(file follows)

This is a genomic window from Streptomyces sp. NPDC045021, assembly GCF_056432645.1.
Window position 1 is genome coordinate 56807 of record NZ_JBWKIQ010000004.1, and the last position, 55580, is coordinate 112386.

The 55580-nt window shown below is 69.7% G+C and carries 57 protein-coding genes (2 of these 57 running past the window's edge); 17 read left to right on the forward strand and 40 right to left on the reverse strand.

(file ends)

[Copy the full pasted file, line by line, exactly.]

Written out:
This is a genomic window from Streptomyces sp. NPDC045021, assembly GCF_056432645.1.
Window position 1 is genome coordinate 56807 of record NZ_JBWKIQ010000004.1, and the last position, 55580, is coordinate 112386.

The 55580-nt window shown below is 69.7% G+C and carries 57 protein-coding genes (2 of these 57 running past the window's edge); 17 read left to right on the forward strand and 40 right to left on the reverse strand.